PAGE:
iconic ironic glint in his eye

Obituary Before writing this, I was seeing which of the now late Paul Newman’s films I was yet to see. Whenever one of the great old actors dies, it’s good to look back into a career and see what you’ve yet to see and in tribute catch up – I’m watching The Verdict later. What’s surprising is that he didn’t appear in that many films. He wasn’t a journeyman like Michael Caine who at various points was making four or five or more films a year (though he’s cut back a bit lately), only averaged about one film every twelve months.

What earned him the title of great actor was the strike rate, the sheer number of classic films in which he starred. For a while, Newman’s presence in a work guaranteed that even if it wasn’t to be a seminal work, it would at least be entertaining. There’s also a fair few forgotten films. In the same year he shot up South America with the Sundance Kid, he starred in The Secret War of Harry Frigg which looks to prefigure MASH and Buffalo Soldiers in its satirical look at the armed forces and Winning, a riff on the race car formula. Neither has been released on DVD in the UK, are hardly spoken of and look intriguing.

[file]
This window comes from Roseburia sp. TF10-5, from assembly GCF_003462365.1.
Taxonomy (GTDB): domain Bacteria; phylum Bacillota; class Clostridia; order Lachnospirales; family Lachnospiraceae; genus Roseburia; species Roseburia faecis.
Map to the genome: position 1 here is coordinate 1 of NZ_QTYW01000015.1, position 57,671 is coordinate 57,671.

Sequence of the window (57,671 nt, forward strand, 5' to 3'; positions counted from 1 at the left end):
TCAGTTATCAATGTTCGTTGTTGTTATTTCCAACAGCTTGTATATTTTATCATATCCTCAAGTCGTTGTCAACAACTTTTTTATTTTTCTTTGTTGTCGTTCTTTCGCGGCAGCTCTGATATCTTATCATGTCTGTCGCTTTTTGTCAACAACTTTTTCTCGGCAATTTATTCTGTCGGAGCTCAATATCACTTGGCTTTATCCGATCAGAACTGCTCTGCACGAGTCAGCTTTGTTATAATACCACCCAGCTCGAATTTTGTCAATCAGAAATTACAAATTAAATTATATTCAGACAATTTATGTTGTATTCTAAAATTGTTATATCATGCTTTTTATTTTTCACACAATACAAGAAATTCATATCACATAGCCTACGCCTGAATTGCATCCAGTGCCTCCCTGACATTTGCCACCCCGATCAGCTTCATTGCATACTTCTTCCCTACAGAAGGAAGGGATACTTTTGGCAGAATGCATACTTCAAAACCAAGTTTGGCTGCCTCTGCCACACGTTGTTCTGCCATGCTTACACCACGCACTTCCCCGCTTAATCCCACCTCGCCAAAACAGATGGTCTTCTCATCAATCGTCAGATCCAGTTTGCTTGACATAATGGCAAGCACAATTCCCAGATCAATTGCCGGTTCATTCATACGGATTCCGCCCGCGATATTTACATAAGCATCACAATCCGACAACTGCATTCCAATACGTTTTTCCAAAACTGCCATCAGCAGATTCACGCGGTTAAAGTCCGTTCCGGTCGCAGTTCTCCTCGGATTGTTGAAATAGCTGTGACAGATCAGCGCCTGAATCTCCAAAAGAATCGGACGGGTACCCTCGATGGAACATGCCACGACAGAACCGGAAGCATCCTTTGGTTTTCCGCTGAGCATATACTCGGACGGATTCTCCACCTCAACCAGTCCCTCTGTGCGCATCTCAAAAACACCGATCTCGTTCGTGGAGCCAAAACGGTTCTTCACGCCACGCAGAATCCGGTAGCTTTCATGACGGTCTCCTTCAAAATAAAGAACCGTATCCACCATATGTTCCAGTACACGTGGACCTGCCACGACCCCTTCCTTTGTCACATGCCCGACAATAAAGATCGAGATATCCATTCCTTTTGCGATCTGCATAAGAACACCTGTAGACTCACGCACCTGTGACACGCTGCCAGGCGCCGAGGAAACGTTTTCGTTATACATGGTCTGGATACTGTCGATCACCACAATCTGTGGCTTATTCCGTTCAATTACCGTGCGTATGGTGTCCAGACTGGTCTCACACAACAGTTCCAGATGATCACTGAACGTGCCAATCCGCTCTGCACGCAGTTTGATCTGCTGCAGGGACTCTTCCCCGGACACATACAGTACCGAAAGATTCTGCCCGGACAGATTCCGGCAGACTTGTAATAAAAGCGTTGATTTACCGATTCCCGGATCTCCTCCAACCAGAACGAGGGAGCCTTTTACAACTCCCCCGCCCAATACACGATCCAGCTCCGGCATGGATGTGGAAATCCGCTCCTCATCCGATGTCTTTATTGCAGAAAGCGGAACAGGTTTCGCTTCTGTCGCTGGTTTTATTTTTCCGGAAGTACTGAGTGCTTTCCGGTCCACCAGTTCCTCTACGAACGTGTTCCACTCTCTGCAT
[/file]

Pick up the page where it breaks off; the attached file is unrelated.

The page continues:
And both probably benefited from Newman’s iconic ironic glint in his eye, his swagger but also his on screen graciousness, never overplaying or leaving his co-stars in the shade. Watch him in both Sundance and The Sting let his co-star Robert Redford have most of the best moments. But he’s was still able to judge when strength really was important and even in later years became the most memorable aspect of the likes of The Road To Perdition and The Hudsucker Proxy. Redford has said in tribute: "My life - and this country - is better for his being in it." Though that’s clearly also true of the whole world.

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